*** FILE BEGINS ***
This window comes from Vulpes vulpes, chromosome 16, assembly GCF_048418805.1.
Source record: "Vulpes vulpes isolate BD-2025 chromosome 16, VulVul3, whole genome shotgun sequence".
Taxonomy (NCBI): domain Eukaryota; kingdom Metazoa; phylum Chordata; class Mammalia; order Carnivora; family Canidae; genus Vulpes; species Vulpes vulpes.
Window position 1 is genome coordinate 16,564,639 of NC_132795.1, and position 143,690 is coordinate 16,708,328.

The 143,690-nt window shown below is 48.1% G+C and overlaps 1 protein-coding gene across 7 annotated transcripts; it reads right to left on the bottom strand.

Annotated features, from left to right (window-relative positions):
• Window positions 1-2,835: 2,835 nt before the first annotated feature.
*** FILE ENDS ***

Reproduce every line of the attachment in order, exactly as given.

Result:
This window comes from Vulpes vulpes, chromosome 16, assembly GCF_048418805.1.
Source record: "Vulpes vulpes isolate BD-2025 chromosome 16, VulVul3, whole genome shotgun sequence".
Taxonomy (NCBI): domain Eukaryota; kingdom Metazoa; phylum Chordata; class Mammalia; order Carnivora; family Canidae; genus Vulpes; species Vulpes vulpes.
Window position 1 is genome coordinate 16,564,639 of NC_132795.1, and position 143,690 is coordinate 16,708,328.

The 143,690-nt window shown below is 48.1% G+C and overlaps 1 protein-coding gene across 7 annotated transcripts; it reads right to left on the bottom strand.

Annotated features, from left to right (window-relative positions):
• Window positions 1-2,835: 2,835 nt before the first annotated feature.